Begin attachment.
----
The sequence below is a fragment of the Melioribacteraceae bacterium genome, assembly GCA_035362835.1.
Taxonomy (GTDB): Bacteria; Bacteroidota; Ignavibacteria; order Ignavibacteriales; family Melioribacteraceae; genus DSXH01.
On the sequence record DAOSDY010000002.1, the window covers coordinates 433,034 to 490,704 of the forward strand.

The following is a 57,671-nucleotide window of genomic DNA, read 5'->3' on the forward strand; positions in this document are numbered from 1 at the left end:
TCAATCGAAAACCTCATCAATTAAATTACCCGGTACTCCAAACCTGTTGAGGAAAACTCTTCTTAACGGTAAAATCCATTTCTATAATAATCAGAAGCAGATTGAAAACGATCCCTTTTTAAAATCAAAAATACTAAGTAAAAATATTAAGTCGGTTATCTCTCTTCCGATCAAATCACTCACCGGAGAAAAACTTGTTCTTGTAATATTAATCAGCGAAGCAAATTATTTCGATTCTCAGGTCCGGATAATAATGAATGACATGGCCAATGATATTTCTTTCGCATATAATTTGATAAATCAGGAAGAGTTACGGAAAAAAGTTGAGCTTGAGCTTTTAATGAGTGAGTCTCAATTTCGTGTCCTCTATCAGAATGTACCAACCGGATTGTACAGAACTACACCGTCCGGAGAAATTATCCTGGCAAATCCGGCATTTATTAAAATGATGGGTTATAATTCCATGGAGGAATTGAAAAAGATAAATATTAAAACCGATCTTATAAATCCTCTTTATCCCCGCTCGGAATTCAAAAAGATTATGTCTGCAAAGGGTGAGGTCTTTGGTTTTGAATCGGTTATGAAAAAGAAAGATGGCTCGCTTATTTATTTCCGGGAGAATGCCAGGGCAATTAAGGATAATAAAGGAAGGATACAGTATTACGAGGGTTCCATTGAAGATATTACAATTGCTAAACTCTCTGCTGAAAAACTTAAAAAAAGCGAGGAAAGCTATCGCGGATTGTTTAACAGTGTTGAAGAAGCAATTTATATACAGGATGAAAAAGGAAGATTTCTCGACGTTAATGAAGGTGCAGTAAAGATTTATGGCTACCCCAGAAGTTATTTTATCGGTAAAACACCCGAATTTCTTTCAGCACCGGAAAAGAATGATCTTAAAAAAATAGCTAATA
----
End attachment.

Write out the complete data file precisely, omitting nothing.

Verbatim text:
The sequence below is a fragment of the Melioribacteraceae bacterium genome, assembly GCA_035362835.1.
Taxonomy (GTDB): Bacteria; Bacteroidota; Ignavibacteria; order Ignavibacteriales; family Melioribacteraceae; genus DSXH01.
On the sequence record DAOSDY010000002.1, the window covers coordinates 433,034 to 490,704 of the forward strand.

The following is a 57,671-nucleotide window of genomic DNA, read 5'->3' on the forward strand; positions in this document are numbered from 1 at the left end:
TCAATCGAAAACCTCATCAATTAAATTACCCGGTACTCCAAACCTGTTGAGGAAAACTCTTCTTAACGGTAAAATCCATTTCTATAATAATCAGAAGCAGATTGAAAACGATCCCTTTTTAAAATCAAAAATACTAAGTAAAAATATTAAGTCGGTTATCTCTCTTCCGATCAAATCACTCACCGGAGAAAAACTTGTTCTTGTAATATTAATCAGCGAAGCAAATTATTTCGATTCTCAGGTCCGGATAATAATGAATGACATGGCCAATGATATTTCTTTCGCATATAATTTGATAAATCAGGAAGAGTTACGGAAAAAAGTTGAGCTTGAGCTTTTAATGAGTGAGTCTCAATTTCGTGTCCTCTATCAGAATGTACCAACCGGATTGTACAGAACTACACCGTCCGGAGAAATTATCCTGGCAAATCCGGCATTTATTAAAATGATGGGTTATAATTCCATGGAGGAATTGAAAAAGATAAATATTAAAACCGATCTTATAAATCCTCTTTATCCCCGCTCGGAATTCAAAAAGATTATGTCTGCAAAGGGTGAGGTCTTTGGTTTTGAATCGGTTATGAAAAAGAAAGATGGCTCGCTTATTTATTTCCGGGAGAATGCCAGGGCAATTAAGGATAATAAAGGAAGGATACAGTATTACGAGGGTTCCATTGAAGATATTACAATTGCTAAACTCTCTGCTGAAAAACTTAAAAAAAGCGAGGAAAGCTATCGCGGATTGTTTAACAGTGTTGAAGAAGCAATTTATATACAGGATGAAAAAGGAAGATTTCTCGACGTTAATGAAGGTGCAGTAAAGATTTATGGCTACCCCAGAAGTTATTTTATCGGTAAAACACCCGAATTTCTTTCAGCACCGGAAAAGAATGATCTTAAAAAAATAGCTAATA